The Top Industries Gaining and Losing Millennials, According to LinkedIn Data

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There are a lot of stereotypes out there about millennials, those born between 1980 and 1996. They love avocado toast (apparently too much). They eschew once beloved products and pastimes, like bar soap and golf. And they’re prone to dramatic gestures to get what they want, like reinventing their careers as serial job-hoppers. But that last one isn’t just a stereotype—it’s true.

LinkedIn data shows us just how much more mobile millennials are in their careers than their non-millennial counterparts. Based on US job switching activity in 2016, millennials were 50% more likely to relocate and 16% more likely to switch industries for a new job than non-millennials.

To many recruiters, hiring millennials is still a big mystery. In order to learn the best ways to attract and recruit this generation, you should first understand which industries they’re moving to, which they’re leaving from, and why.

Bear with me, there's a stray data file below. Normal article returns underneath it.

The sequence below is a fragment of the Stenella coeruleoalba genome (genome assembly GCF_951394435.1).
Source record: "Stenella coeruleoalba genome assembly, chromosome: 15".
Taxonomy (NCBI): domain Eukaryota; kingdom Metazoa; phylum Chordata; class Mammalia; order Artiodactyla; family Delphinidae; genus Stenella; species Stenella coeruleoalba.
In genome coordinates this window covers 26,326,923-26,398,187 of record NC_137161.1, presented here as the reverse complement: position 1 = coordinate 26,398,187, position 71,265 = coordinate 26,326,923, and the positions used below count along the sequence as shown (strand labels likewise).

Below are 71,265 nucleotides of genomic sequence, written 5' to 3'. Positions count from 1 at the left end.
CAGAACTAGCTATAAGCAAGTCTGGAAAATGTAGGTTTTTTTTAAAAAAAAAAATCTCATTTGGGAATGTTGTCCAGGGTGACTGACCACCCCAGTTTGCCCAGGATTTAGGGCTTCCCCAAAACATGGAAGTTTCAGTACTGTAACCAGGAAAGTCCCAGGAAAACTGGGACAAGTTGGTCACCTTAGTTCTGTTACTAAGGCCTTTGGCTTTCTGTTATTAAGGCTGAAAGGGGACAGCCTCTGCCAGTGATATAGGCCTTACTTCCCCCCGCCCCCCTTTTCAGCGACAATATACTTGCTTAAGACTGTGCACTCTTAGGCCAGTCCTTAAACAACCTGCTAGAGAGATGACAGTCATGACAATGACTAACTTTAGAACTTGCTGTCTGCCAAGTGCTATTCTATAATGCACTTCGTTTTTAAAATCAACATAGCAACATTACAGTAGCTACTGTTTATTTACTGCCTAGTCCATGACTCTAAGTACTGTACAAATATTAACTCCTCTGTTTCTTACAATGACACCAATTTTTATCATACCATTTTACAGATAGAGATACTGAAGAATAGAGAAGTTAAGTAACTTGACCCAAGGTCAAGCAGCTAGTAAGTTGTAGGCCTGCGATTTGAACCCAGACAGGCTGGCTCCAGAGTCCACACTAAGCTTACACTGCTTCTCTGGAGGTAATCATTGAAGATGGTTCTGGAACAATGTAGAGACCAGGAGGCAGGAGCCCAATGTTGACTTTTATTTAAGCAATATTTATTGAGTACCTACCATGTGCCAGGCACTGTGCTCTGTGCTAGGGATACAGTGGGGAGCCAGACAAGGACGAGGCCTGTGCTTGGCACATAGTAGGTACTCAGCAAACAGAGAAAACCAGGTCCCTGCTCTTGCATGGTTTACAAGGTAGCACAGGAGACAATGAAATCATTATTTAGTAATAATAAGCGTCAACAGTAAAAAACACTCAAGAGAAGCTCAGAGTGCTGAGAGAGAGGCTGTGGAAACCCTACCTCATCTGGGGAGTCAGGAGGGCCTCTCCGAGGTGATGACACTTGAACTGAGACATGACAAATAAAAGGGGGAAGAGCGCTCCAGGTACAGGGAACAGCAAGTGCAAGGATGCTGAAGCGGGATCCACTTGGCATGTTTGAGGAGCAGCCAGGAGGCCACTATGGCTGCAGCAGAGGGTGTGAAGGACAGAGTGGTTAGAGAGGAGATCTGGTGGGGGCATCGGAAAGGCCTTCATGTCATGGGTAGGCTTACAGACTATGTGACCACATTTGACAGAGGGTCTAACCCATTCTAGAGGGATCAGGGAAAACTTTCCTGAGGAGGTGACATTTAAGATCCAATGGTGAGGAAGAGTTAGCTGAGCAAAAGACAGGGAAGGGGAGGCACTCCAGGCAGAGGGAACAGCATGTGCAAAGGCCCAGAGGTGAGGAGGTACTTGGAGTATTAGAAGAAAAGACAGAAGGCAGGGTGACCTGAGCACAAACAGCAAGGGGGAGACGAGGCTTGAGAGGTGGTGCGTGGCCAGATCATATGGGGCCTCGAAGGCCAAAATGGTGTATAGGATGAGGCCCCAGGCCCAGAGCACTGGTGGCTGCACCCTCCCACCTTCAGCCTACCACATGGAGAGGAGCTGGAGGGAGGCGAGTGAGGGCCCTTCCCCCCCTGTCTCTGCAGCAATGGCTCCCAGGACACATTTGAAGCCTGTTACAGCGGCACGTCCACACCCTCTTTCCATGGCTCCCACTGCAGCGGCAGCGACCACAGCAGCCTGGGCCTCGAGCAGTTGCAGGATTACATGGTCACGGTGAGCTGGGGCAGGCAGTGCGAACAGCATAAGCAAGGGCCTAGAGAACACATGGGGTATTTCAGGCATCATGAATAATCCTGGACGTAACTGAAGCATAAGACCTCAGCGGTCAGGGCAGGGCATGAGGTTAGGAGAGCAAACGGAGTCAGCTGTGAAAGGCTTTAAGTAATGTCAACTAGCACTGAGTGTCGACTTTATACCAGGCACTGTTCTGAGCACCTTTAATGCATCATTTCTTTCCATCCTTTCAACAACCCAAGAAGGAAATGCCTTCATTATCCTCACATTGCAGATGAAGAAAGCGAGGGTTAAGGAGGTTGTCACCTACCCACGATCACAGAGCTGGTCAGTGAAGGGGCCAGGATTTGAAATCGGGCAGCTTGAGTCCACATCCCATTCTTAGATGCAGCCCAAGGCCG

Read on for a deep dive into the data on the industries that are attracting millennials, the industries that are facing challenges hiring millennials, and how recruiters can better appeal to this elusive generation of talent.

Tech, healthcare and finance are attracting the most millennial job switchers

More than any other industry, tech/software was the top landing spot for millennials who changed jobs in 2016, embracing roles like software developers and salespeople.

Tech already has a millennial-heavy workforce. With its job and income growth, impressive perks, and deeper sense of purpose, it’s not surprising that the tech industry appeals to the millennial worker. But there’s another factor at hand here: based on LinkedIn profile data, millennials are also significantly more likely to be skilled in IT/software programming skills like C/C++, application development, and computer design than their non-millennial counterparts.

While these tech skills are largely concentrated in the tech industry, millennials are also moving to software development roles in other growing industries as well, like finance, healthcare, and auto/aerospace, which can account for some of the growth in those industries.